Spider-Man 2 (2004) has all the elements of a good, but not great, superhero motion picture. It picks up a couple of years after the conclusion of the original Spider-Man. The costumed alter-ego of Peter Parker (Tobey Maguire) has become a New York City legend. Despite being decried by the Daily Bugle as a “menace,” Spidey is as big a hero to some as he is a villain to others.

In staying true to his calling as a crime fighter, Peter must stay away from the girl of his dreams. Mary Jane Watson (Kirsten Dunst) loves Peter, and Peter loves her, but he can never let her know because he’s afraid his enemies would use that information against them.


Meanwhile, a brilliant physicist named Dr. Otto Octavius (Alfred Molina), who is working for Peter’s best friend, Harry Osborne (James Franco), has mastered a way to generate a controlled fusion reaction that can provide energy in abundance. Using mechanical arms grafted into his spinal column, he begins to manipulate the mini-sun he creates, but things go disastrously wrong and when the dust has settled, Doc Ock is no longer the man he was – he’s insane and obsessed, and determined to rid Manhattan of Spider-Man.

Image: Columbia Pictures | Marvel Enterprises | Sony Pictures Releasing

Alfred Molina’s Doc Ock stands out because of the way he’s written, but even more so for his charismatically tragic performance. Even though it’s really just your typical scientist gone mad idea but juxtaposed with Peter’s struggling personal life, it plays extremely well.

We’ve seen superheroes do a lot of stuff since Spider-Man 2 first swung into theaters 17 years ago today. We have also seen Spidey himself go through a lot, including two reboots. He’s won an Oscar, repped for Queens on the battlefield, died in Iron Man’s arms, and performed one infamous dance number. He’s also fought Venom, Sandman, Lizard, Electro, Green Goblin (again), half the Avengers, Vulture, and Thanos.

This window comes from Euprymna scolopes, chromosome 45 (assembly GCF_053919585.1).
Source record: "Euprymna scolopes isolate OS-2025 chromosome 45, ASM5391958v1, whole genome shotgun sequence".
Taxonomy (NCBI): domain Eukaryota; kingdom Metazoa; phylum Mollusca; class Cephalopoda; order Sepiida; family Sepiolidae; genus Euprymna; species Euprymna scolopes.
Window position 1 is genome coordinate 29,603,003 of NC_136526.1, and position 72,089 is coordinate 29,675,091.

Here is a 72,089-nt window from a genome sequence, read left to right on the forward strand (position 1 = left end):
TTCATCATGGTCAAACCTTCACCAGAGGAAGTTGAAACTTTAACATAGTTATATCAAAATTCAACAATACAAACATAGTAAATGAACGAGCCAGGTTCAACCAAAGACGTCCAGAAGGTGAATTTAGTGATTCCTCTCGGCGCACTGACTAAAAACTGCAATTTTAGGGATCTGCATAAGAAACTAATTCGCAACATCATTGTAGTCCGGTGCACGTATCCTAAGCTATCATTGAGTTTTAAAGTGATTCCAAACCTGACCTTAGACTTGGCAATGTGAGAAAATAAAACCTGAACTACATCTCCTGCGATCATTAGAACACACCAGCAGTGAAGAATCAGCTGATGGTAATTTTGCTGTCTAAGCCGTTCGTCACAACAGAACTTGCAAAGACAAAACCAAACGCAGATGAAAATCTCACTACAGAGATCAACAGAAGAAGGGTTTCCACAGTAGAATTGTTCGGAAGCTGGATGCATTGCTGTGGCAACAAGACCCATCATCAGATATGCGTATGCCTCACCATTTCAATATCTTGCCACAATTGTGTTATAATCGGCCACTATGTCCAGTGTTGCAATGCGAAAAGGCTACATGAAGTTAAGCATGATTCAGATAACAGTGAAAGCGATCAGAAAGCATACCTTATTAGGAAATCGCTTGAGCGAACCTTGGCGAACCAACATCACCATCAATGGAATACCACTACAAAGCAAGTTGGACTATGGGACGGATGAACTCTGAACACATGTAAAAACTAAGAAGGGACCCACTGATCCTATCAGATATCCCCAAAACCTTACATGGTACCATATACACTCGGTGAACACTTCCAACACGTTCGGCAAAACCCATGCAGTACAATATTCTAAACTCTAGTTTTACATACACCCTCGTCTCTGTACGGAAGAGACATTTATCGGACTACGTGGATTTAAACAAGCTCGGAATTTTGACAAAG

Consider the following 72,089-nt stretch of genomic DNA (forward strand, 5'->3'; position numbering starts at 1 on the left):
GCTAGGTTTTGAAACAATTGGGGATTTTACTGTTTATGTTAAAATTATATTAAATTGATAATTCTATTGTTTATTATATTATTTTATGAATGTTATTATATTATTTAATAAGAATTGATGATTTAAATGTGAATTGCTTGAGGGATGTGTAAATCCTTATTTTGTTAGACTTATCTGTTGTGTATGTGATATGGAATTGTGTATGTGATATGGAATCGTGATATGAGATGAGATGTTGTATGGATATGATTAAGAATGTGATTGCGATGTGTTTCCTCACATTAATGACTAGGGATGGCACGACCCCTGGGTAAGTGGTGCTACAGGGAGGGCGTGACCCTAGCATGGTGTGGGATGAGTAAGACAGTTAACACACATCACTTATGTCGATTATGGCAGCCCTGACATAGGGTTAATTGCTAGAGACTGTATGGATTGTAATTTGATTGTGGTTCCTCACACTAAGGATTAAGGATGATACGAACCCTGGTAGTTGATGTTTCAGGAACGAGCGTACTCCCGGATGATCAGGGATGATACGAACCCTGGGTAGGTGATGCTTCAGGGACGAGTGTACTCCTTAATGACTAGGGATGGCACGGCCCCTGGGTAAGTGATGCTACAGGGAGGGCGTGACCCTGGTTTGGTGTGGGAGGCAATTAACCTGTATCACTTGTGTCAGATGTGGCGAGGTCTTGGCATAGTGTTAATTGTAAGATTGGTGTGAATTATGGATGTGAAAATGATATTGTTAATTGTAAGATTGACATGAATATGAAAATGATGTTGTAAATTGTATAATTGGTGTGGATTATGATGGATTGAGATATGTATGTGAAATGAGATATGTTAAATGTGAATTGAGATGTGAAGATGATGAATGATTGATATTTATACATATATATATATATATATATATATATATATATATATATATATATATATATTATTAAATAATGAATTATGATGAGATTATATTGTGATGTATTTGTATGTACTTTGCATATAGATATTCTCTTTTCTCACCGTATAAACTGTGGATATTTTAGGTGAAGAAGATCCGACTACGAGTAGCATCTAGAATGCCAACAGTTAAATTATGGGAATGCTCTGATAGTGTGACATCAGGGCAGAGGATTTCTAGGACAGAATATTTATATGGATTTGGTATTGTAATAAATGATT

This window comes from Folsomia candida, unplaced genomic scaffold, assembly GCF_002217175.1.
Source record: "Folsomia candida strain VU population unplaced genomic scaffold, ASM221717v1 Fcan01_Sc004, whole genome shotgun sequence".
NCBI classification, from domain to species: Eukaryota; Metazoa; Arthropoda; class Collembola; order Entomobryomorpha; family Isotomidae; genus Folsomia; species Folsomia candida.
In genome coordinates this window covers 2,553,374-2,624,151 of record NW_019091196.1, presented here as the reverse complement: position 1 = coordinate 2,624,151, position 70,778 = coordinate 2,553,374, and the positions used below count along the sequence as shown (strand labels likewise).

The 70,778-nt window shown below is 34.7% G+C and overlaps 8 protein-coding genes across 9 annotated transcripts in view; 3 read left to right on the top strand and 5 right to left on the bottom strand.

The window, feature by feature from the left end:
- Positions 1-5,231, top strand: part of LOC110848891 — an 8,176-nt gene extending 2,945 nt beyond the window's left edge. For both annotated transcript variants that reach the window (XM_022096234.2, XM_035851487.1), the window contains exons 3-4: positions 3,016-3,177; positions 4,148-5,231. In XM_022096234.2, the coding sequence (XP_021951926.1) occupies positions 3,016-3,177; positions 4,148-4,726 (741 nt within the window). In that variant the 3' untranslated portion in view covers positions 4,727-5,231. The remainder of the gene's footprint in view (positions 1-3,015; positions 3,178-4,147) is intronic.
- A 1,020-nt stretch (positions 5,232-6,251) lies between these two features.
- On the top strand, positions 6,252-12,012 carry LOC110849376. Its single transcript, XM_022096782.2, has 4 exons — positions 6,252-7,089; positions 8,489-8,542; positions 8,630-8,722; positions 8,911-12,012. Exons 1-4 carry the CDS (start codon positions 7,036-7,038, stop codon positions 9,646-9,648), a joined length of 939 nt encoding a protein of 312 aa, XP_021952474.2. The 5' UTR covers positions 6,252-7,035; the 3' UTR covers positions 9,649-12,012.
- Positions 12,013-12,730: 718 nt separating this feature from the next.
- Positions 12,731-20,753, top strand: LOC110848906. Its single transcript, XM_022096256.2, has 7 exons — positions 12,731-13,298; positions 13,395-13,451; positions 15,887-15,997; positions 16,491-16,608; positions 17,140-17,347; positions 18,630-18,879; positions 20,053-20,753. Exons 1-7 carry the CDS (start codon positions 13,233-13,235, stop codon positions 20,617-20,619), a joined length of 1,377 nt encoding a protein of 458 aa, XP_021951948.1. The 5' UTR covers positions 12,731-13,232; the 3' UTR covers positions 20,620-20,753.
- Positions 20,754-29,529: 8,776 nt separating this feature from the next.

One scene that still stands out all these years later, possibly better than any other in the spiderman franchise, new and old, is the Subway train save in Spider-Man 2. The fight between Spider-Man and Alfred Molina’s Doctor Octopus atop and around a runaway subway train is the heart of the movie. The scene represents the very best we’ve seen of Spider-Man on the big screen, with an excellent build-up and even better aftermath.

The film works hard to set up that being Spider-Man is a thankless job, but it does so in a way that is utterly engrossing and entertaining. Peter must remain anonymous and he must stay away from Mary Jane. He just can’t catch a break, right down to stopping off at J. Jonah Jameson’s office to retrieve his suit at the exact right moment to confirm all of the editor’s biases about him.

Spider-Man fought Doc Ock on top of a train and the mad scientist broke the brakes. Boom, you’re done, you’re into it the thick of it now. What follows is pure Spider-Man, the distillation of everything that makes the character work.

Director Sam Raimi wisely had Spidey’s mask damaged during the melee, which means we get to see Maguire’s average Joe mug while he tries to halt impending doom. The pain pays off and the train stops. A totally spent Spider-Man crumples, ready to drift off the unfinished track like a falling leaf. But he doesn’t fall. He’s caught, protected, by the hands of the New Yorkers, he just saved.

Image: Columbia Pictures | Marvel Enterprises | Sony Pictures Releasing

He is gently carried back into the carriage by the grateful passengers, Spider-Man’s identity is revealed to a carriage full of strangers. “He’s just a kid,” one of them observes. “No older than my son.” Everything about this very moment works. For the entire film up to that point and the film before, Peter’s secret double life has caused him problems and then he’s outed to a bunch of grateful random New Yorkers. One of them says “we won’t tell nobody” and is a peerless emotional payoff to that very thread.

Spiderman 2 was directed by Sam Raimi and written by Alvin Sargent from a story by Alfred Gough, Miles Millar, and Michael Chabon. Starring Tobey Maguire alongside Kirsten Dunst, James Franco, Alfred Molina, Rosemary Harris, and Donna Murphy.


The Stopping the Train Scene in Spider-Man 2 (2004)




The Stopping the Train Scene




We like:

  • The train sequence, it's intense and a fun ride.
  • Tobey Maguire is magnificent in this movie and he plays so well off of all the other actors in the movie. Alfred Molina is great as the villain and, as always, J.K. Simmons steal every single scene in which he is present.